10 Takeaways: MBB at Arizona

There is much to discuss and dissect from Saturday's Stanford-Arizona game in Tucson. The Wildcats looked every bit of their #7 ranking, yet the young Cardinal made hard charges at the Wildcats and in fact led by as many as five points in the second half. It was a combo-coming out party for the Lopez Twins, plus eventful play on the wing and at the point for Stanford.

*  Our charge is to cover the Cardinal, but it is important to comment on the Wildcats after this performance.  Arizona looked many times in this game like an offensive Stradivarius.  Later in the season, we will see the statistics and accomplishments of this Arizona team that fairly stack it as one of the very best teams in the nation and one of the most offensively impressive opponents on the entire Stanford schedule.  That being said, Stanford's defense gave Arizona countless wide-open looks both on the perimeter and laying the ball in at the hoop.  The Cardinal were valiant and impressive with their runs that pulled them back into the game and even into the lead in the second half, in the face of the Wildcats' offense.  But Stanford will have a painful film session when they review the tape of the numerous defensive mistakes in both zone and man defense that gave Arizona high-percentage opportunities.  The Wildcats are good offensively, but their shooting (66% from the field and 88% three-pointers in the first half; 61% from the field and 80% three-pointers for the game) looked eerily like their pregame warm-up drills - sans defense - for a reason.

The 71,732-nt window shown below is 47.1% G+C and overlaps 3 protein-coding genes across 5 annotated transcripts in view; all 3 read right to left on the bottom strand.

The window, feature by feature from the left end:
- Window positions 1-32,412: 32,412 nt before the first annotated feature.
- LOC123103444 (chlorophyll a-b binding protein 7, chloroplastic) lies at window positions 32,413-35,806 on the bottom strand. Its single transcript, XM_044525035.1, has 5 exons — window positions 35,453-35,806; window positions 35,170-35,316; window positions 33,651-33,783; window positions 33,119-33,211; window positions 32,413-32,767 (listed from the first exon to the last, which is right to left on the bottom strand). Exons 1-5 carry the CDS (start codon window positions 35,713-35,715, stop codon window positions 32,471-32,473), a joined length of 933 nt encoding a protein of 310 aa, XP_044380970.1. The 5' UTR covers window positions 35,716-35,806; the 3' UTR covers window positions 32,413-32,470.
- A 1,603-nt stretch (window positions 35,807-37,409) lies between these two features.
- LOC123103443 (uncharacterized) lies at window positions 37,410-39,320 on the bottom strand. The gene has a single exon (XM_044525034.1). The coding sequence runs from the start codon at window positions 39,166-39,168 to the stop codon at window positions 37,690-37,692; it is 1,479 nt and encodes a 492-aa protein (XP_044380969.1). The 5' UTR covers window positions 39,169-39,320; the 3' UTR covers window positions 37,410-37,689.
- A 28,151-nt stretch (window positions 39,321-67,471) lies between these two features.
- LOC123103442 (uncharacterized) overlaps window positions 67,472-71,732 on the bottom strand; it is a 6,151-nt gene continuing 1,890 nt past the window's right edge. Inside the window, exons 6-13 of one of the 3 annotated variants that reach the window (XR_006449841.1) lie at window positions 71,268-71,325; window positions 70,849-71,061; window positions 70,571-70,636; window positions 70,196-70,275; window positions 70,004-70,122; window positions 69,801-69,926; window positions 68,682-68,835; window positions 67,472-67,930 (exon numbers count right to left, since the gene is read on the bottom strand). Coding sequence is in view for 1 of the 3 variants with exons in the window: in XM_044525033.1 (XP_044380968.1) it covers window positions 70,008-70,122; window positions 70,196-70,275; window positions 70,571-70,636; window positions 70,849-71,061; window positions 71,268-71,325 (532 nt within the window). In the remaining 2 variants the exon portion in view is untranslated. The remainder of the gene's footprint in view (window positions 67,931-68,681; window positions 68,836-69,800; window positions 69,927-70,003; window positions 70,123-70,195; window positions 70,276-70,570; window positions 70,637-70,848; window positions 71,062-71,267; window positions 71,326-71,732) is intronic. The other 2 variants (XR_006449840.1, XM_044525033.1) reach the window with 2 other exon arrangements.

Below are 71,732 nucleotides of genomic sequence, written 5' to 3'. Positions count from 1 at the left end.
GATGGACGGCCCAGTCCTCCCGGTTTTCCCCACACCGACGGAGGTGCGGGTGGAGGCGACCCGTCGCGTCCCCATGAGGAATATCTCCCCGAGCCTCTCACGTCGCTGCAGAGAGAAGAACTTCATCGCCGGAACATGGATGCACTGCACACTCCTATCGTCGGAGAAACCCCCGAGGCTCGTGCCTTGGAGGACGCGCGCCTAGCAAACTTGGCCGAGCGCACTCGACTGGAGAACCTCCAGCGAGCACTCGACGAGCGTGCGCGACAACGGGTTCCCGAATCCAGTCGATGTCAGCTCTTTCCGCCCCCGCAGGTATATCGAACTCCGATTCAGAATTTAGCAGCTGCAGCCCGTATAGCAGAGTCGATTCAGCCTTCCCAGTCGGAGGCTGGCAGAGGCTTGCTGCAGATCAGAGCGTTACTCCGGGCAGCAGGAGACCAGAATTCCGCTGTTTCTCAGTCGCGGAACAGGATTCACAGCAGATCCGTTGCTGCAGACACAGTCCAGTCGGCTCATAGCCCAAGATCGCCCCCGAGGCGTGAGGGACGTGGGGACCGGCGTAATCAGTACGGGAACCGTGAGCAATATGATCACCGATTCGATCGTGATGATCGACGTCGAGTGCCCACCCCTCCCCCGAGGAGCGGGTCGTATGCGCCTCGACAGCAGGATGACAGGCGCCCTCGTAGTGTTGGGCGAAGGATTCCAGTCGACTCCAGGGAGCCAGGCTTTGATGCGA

*  The story of the game, however, was the Lopez twins for Stanford.  Robin Lopez has had his moments this year, and Brook Lopez broke out at the Texas Tech game.  The freshmen seven-footers had nevertheless never previously made this level of combined impact in a college game, and it is a delightful hint of what is yet to come.  31 points, 16 rebounds (10 offensive) and three blocks.  Their size, athleticism and long arms were the reason Stanford competed for so long in this game.  Time after time, we saw a Stanford miss tipped back in or tipped to Stanford arms by a Lopez hand that rose above or stretched ahead of the Wildcats.  Several of their offensive rebounds were simply astounding, with a long rebound three or more feet away from their position but a long arm that stretched in cartoonish fashion just above the grasp of an Arizona athlete.  Brook Lopez' seven offensive rebounds matched the total of the entire Arizona team!  Stanford's 21 offensive rebounds were a season-high by a solid margin.  Brook Lopez put the Cardinal on his back late in the first half when Arizona looked like could run away with the game.  Nobody else could find the bottom of the basket but Brook Lopez, who started his scoring with a nice eight-foot baseline jump hook.  Next it was a pair of buckets in the paint, the first after an offensive rebound he corralled and the second drawing a foul for a three-point play.  He finished his streak of nine straight points for Stanford with an emphatic dunk.  Robin Lopez continued the momentum right out of the gate after halftime with a pair of scores in the paint off Mitch Johnson feeds, and suddenly Stanford was within five.  A little later, Robin Lopez made a one-handed offensive rebound and putback to cut the deficit to two points.  Brook Lopez drew a foul and hit the free throws that put Stanford into the lead.  Next Robin Lopez had yet another putback on another offensive rebound (off a Brook Lopez offensive rebound + miss), extending the lead to three points.  Brook Lopez widened the margin with a one-handed offensive rebound and tip-in.  When Stanford made its runs late in the first half and early in the second half, it was a whole lot of Lopez.  A number of these plays came with the two brothers on the floor together, showing us really for the first time this year the synergy that can come with the pair of seven-footers in the paint.